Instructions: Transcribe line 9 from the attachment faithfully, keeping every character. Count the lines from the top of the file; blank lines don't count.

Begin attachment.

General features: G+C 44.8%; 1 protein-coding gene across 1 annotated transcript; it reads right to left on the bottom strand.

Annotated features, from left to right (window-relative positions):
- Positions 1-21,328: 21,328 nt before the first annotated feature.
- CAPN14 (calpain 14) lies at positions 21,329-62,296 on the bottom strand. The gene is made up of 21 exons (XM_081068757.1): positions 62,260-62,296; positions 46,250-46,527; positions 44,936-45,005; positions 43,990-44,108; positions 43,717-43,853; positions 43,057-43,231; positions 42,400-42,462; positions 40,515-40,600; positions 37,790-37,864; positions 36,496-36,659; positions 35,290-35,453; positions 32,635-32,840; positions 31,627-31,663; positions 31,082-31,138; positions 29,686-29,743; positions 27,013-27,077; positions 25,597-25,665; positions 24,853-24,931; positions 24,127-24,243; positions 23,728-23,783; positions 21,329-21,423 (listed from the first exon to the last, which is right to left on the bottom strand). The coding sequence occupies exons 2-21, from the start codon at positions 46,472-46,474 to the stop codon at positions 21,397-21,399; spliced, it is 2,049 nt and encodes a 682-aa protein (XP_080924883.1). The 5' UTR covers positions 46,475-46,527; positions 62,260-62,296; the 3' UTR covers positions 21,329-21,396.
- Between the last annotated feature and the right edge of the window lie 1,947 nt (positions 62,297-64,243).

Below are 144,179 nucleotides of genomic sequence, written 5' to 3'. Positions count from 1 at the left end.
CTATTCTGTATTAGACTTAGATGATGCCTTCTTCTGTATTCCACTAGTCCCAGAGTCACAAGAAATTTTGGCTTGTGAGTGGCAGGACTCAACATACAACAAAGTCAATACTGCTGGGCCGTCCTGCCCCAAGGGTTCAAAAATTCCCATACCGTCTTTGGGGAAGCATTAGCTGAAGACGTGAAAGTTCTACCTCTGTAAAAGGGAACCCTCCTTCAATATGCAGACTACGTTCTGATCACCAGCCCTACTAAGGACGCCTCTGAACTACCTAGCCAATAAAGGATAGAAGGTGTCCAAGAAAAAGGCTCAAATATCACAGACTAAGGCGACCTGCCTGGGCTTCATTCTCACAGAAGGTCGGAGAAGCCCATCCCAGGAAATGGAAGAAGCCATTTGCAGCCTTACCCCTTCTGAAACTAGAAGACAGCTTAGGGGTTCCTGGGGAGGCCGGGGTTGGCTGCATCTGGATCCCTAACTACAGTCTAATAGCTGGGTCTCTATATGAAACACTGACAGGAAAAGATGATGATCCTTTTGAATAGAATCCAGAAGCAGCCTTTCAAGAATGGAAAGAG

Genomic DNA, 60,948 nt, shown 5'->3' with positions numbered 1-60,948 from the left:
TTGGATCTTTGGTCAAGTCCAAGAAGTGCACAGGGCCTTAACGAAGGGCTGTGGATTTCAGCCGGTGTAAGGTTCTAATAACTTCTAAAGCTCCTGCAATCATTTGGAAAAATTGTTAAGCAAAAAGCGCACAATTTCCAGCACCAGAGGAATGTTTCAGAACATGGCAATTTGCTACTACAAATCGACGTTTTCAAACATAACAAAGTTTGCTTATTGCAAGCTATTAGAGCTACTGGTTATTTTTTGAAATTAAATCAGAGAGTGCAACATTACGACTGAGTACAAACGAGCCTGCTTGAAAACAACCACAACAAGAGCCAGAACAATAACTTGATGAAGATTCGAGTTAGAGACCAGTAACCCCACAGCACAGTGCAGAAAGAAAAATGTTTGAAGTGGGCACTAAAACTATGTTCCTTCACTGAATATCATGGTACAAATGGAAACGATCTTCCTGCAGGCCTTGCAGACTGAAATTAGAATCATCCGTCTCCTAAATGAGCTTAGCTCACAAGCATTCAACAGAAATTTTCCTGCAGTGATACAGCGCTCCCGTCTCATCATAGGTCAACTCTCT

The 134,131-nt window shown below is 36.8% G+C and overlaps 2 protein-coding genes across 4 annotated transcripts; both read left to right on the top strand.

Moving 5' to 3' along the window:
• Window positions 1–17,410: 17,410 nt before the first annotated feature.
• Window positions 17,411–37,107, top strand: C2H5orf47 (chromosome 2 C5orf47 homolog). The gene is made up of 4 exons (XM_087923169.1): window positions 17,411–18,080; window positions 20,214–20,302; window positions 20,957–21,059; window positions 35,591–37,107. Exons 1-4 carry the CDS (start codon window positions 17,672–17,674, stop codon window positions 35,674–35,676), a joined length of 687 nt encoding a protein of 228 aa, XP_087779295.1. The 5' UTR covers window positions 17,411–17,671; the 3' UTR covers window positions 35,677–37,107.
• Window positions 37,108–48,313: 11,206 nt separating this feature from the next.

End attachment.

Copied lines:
TTGGATCTTTGGTCAAGTCCAAGAAGTGCACAGGGCCTTAACGAAGGGCTGTGGATTTCAGCCGGTGTAAGGTTCTAATAACTTCTAAAGCTCCTGCAATCATTTGGAAAAATTGTTAAGCAAAAAGCGCACAATTTCCAGCACCAGAGGAATGTTTCAGAACATGGCAATTTGCTACTACAAATCGACGTTTTCAAACATAACAAAGTTTGCTTATTGCAAGCTATTAGAGCTACTGGTTATTTTTTGAAATTAAATCAGAGAGTGCAACATTACGACTGAGTACAAACGAGCCTGCTTGAAAACAACCACAACAAGAGCCAGAACAATAACTTGATGAAGATTCGAGTTAGAGACCAGTAACCCCACAGCACAGTGCAGAAAGAAAAATGTTTGAAGTGGGCACTAAAACTATGTTCCTTCACTGAATATCATGGTACAAATGGAAACGATCTTCCTGCAGGCCTTGCAGACTGAAATTAGAATCATCCGTCTCCTAAATGAGCTTAGCTCACAAGCATTCAACAGAAATTTTCCTGCAGTGATACAGCGCTCCCGTCTCATCATAGGTCAACTCTCT